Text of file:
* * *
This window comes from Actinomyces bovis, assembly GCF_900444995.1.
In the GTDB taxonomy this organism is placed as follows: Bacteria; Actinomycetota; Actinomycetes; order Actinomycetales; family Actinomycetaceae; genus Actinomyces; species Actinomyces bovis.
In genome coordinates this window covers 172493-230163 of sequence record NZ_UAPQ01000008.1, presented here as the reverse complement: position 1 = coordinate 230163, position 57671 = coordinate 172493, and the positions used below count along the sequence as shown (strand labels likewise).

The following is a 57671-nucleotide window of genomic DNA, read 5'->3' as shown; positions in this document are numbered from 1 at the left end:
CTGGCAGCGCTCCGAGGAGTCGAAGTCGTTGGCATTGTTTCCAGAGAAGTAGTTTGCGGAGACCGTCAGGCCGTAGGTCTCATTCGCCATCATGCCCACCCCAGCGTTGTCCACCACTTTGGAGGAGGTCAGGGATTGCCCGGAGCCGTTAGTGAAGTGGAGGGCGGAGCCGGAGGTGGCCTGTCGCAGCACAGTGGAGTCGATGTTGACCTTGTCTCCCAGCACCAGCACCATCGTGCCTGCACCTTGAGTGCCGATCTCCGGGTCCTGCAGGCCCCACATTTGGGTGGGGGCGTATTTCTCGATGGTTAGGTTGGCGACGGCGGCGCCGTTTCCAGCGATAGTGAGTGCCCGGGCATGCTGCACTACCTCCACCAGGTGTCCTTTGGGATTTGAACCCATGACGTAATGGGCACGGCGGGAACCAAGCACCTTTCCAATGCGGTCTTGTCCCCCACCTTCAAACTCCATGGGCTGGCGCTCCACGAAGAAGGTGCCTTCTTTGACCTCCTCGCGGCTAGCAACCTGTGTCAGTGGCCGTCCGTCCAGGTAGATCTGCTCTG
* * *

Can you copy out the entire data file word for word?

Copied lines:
This window comes from Actinomyces bovis, assembly GCF_900444995.1.
In the GTDB taxonomy this organism is placed as follows: Bacteria; Actinomycetota; Actinomycetes; order Actinomycetales; family Actinomycetaceae; genus Actinomyces; species Actinomyces bovis.
In genome coordinates this window covers 172493-230163 of sequence record NZ_UAPQ01000008.1, presented here as the reverse complement: position 1 = coordinate 230163, position 57671 = coordinate 172493, and the positions used below count along the sequence as shown (strand labels likewise).

The following is a 57671-nucleotide window of genomic DNA, read 5'->3' as shown; positions in this document are numbered from 1 at the left end:
CTGGCAGCGCTCCGAGGAGTCGAAGTCGTTGGCATTGTTTCCAGAGAAGTAGTTTGCGGAGACCGTCAGGCCGTAGGTCTCATTCGCCATCATGCCCACCCCAGCGTTGTCCACCACTTTGGAGGAGGTCAGGGATTGCCCGGAGCCGTTAGTGAAGTGGAGGGCGGAGCCGGAGGTGGCCTGTCGCAGCACAGTGGAGTCGATGTTGACCTTGTCTCCCAGCACCAGCACCATCGTGCCTGCACCTTGAGTGCCGATCTCCGGGTCCTGCAGGCCCCACATTTGGGTGGGGGCGTATTTCTCGATGGTTAGGTTGGCGACGGCGGCGCCGTTTCCAGCGATAGTGAGTGCCCGGGCATGCTGCACTACCTCCACCAGGTGTCCTTTGGGATTTGAACCCATGACGTAATGGGCACGGCGGGAACCAAGCACCTTTCCAATGCGGTCTTGTCCCCCACCTTCAAACTCCATGGGCTGGCGCTCCACGAAGAAGGTGCCTTCTTTGACCTCCTCGCGGCTAGCAACCTGTGTCAGTGGCCGTCCGTCCAGGTAGATCTGCTCTG